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Discussion Starter #1
Hi guys,



when I got the bike I saw the black can attached to the fuel line coming out of the tank and thought "that is perfect, this bike has a fuel filter the size of a soda can". Our gas here has about a cup of sludge and sand that comes for free in the bottom of every 50 gallon drum, and we end up seeing a tone of clogged carburetors.



I was let down to learn that that can is actually a charcoal filter for gas vapors and is not the herculean fuel filter I organizationally thought.



Is there a replaceable element down inside there?



What do you guys think about adding an extra in-line filter before the carburetor?



One of our outboard motors has been retrofitted with two additional in line filters and has run with fewer problems since they were installed.



-Layne
 

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The charcoal canister doesn't have anything replaceable. You just have to replace the entire canister if it ever goes bad. Inside your tank, the fuel petcock has a screen to keep some gunk from getting to the carb, but it's a good idea to get an inline filter to go between the petcock and the carburetor. Get a clear one so you can see if any gunk has gotten in there, or if the gas stops flowing because the screen inside the tank is clogged.
 

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The 90* bronze filter shown has been the easiest with which to work. There really isn't much room down there.
 

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I agree the 90 degree filter is most convenient, but I've never found it. . . so I use the same filter in the straight version with the result that it eventually acquires a bit of a bend from the pressure on it (mine are usually about a 30 degree bend when I take them off for replacement. I carry an extra filter on the bike and if it ever stops in the trail, thats the first thing I'll check for a possible solution. Maybe you can get Gizmow to fill the aluminum case with 1000 of them, and you can develop a PNG franchise for fuel filters. Clean gas is essential. Tom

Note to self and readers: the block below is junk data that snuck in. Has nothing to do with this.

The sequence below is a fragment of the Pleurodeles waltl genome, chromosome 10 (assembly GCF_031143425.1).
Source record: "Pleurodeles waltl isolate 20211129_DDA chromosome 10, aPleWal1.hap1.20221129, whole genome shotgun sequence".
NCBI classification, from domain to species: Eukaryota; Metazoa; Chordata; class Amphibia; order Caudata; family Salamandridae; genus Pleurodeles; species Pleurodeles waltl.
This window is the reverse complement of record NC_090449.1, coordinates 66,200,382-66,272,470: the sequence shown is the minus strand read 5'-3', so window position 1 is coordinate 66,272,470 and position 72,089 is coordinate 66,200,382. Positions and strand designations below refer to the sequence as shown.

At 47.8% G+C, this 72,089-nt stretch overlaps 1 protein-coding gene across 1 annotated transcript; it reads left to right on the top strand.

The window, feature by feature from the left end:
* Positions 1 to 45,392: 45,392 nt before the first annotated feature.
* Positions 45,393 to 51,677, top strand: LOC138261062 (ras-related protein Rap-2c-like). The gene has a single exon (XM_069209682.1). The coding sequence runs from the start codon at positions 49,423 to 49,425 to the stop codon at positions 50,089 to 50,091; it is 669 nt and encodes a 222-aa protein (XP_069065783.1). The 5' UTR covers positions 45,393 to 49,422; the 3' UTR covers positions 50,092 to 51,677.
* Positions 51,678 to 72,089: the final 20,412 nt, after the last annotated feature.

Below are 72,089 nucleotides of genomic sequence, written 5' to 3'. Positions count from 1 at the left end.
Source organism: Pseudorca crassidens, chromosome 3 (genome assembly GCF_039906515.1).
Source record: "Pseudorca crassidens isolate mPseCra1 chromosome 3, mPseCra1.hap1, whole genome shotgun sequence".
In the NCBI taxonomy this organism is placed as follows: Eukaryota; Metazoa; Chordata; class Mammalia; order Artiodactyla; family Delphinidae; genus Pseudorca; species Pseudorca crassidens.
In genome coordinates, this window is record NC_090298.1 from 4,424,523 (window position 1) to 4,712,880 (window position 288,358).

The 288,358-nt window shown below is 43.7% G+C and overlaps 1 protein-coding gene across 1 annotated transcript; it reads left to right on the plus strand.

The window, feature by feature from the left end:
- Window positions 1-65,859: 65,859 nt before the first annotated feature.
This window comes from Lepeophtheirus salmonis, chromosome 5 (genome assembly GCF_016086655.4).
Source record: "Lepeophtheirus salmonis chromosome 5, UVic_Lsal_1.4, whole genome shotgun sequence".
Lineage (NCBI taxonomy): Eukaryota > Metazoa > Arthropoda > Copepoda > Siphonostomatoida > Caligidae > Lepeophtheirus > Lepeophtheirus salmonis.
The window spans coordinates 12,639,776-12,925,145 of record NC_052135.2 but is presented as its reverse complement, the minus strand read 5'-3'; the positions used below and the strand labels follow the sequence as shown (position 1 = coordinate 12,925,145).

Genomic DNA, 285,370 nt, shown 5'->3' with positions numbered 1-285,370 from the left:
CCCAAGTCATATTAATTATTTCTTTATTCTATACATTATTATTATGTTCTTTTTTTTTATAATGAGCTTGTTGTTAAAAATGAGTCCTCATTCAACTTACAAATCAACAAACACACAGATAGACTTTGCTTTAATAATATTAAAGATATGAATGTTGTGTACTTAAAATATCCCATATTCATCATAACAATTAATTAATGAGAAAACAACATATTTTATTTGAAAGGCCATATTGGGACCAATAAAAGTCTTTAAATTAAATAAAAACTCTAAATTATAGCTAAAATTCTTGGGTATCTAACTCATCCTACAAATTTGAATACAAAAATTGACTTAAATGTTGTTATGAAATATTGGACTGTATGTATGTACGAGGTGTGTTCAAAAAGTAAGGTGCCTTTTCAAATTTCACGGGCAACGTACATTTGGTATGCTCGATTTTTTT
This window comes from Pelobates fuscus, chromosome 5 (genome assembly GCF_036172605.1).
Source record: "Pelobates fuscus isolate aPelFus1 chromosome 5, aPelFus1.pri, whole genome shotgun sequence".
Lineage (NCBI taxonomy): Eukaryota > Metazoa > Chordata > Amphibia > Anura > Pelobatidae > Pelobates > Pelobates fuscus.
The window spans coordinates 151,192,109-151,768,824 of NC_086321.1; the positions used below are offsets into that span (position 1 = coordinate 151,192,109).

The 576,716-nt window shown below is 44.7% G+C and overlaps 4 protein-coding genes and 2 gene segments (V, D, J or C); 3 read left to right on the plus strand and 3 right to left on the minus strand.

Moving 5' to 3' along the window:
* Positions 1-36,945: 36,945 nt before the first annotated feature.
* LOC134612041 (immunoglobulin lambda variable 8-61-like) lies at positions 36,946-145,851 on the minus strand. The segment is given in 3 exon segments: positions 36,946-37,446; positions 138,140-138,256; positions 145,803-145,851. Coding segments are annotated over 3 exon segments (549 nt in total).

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If you have to use the straight one, get a longer fuel line and make a big loop.




Don't do that, the fuel won't flow. I've tried that and the motor starves for fuel. The straight one works just fine. A 90 degree filter would be easier, but I have yet to find one. I use the a straight filter. Its the same thing as the 90 degree filter pictured, but straight. I had a tough time getting the filter into the fuel line. Take a sharp knife and cut/scrape off the barbs on the fuel filter and it will slide right on. You won't need any clamps because there is little if any pressure in the hose. But what ever you do don't make a loop.



My '90





My Dad's '87

 

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I'm glad you said something. I've done the loop on alot of old bikes and it worked fine. I used the 90 on my TW. I got it at denniskirk.com.